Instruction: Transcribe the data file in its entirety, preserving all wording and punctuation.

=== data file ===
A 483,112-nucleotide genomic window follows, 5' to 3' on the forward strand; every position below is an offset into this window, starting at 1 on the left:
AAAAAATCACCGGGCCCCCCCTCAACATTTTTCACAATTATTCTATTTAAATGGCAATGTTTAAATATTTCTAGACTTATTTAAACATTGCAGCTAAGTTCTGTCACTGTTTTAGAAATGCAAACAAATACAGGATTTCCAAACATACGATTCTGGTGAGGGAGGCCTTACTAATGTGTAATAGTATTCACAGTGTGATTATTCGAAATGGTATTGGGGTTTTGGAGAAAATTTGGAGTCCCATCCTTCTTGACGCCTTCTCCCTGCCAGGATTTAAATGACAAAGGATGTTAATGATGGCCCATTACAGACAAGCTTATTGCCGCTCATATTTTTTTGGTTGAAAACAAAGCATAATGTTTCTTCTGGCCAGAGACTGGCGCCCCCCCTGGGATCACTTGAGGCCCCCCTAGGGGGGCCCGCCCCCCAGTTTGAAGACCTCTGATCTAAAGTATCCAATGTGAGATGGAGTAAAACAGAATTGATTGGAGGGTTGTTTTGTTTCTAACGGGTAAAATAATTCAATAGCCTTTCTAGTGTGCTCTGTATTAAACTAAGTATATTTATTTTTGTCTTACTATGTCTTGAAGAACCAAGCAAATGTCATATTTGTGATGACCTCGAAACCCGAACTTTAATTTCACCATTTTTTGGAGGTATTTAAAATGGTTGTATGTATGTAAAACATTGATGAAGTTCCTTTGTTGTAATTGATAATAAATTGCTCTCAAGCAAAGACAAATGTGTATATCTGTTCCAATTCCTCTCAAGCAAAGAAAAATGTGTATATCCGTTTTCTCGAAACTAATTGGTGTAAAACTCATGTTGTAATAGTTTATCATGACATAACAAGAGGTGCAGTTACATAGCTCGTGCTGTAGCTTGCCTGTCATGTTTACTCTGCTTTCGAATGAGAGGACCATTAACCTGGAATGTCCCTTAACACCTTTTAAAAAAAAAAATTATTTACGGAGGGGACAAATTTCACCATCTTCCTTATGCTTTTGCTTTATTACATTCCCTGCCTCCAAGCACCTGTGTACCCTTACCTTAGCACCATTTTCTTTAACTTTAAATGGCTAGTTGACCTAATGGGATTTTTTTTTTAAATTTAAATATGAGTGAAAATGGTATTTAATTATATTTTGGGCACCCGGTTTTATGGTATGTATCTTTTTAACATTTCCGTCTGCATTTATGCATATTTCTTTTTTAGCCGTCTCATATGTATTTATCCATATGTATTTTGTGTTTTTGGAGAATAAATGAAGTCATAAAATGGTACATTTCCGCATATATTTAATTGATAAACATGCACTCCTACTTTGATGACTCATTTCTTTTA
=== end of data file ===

A 483,112-nucleotide genomic window follows, 5' to 3' on the forward strand; every position below is an offset into this window, starting at 1 on the left:
AAAAAATCACCGGGCCCCCCCTCAACATTTTTCACAATTATTCTATTTAAATGGCAATGTTTAAATATTTCTAGACTTATTTAAACATTGCAGCTAAGTTCTGTCACTGTTTTAGAAATGCAAACAAATACAGGATTTCCAAACATACGATTCTGGTGAGGGAGGCCTTACTAATGTGTAATAGTATTCACAGTGTGATTATTCGAAATGGTATTGGGGTTTTGGAGAAAATTTGGAGTCCCATCCTTCTTGACGCCTTCTCCCTGCCAGGATTTAAATGACAAAGGATGTTAATGATGGCCCATTACAGACAAGCTTATTGCCGCTCATATTTTTTTGGTTGAAAACAAAGCATAATGTTTCTTCTGGCCAGAGACTGGCGCCCCCCCTGGGATCACTTGAGGCCCCCCTAGGGGGGCCCGCCCCCCAGTTTGAAGACCTCTGATCTAAAGTATCCAATGTGAGATGGAGTAAAACAGAATTGATTGGAGGGTTGTTTTGTTTCTAACGGGTAAAATAATTCAATAGCCTTTCTAGTGTGCTCTGTATTAAACTAAGTATATTTATTTTTGTCTTACTATGTCTTGAAGAACCAAGCAAATGTCATATTTGTGATGACCTCGAAACCCGAACTTTAATTTCACCATTTTTTGGAGGTATTTAAAATGGTTGTATGTATGTAAAACATTGATGAAGTTCCTTTGTTGTAATTGATAATAAATTGCTCTCAAGCAAAGACAAATGTGTATATCTGTTCCAATTCCTCTCAAGCAAAGAAAAATGTGTATATCCGTTTTCTCGAAACTAATTGGTGTAAAACTCATGTTGTAATAGTTTATCATGACATAACAAGAGGTGCAGTTACATAGCTCGTGCTGTAGCTTGCCTGTCATGTTTACTCTGCTTTCGAATGAGAGGACCATTAACCTGGAATGTCCCTTAACACCTTTTAAAAAAAAAAATTATTTACGGAGGGGACAAATTTCACCATCTTCCTTATGCTTTTGCTTTATTACATTCCCTGCCTCCAAGCACCTGTGTACCCTTACCTTAGCACCATTTTCTTTAACTTTAAATGGCTAGTTGACCTAATGGGATTTTTTTTTTAAATTTAAATATGAGTGAAAATGGTATTTAATTATATTTTGGGCACCCGGTTTTATGGTATGTATCTTTTTAACATTTCCGTCTGCATTTATGCATATTTCTTTTTTAGCCGTCTCATATGTATTTATCCATATGTATTTTGTGTTTTTGGAGAATAAATGAAGTCATAAAATGGTACATTTCCGCATATATTTAATTGATAAACATGCACTCCTACTTTGATGACTCATTTCTTTTA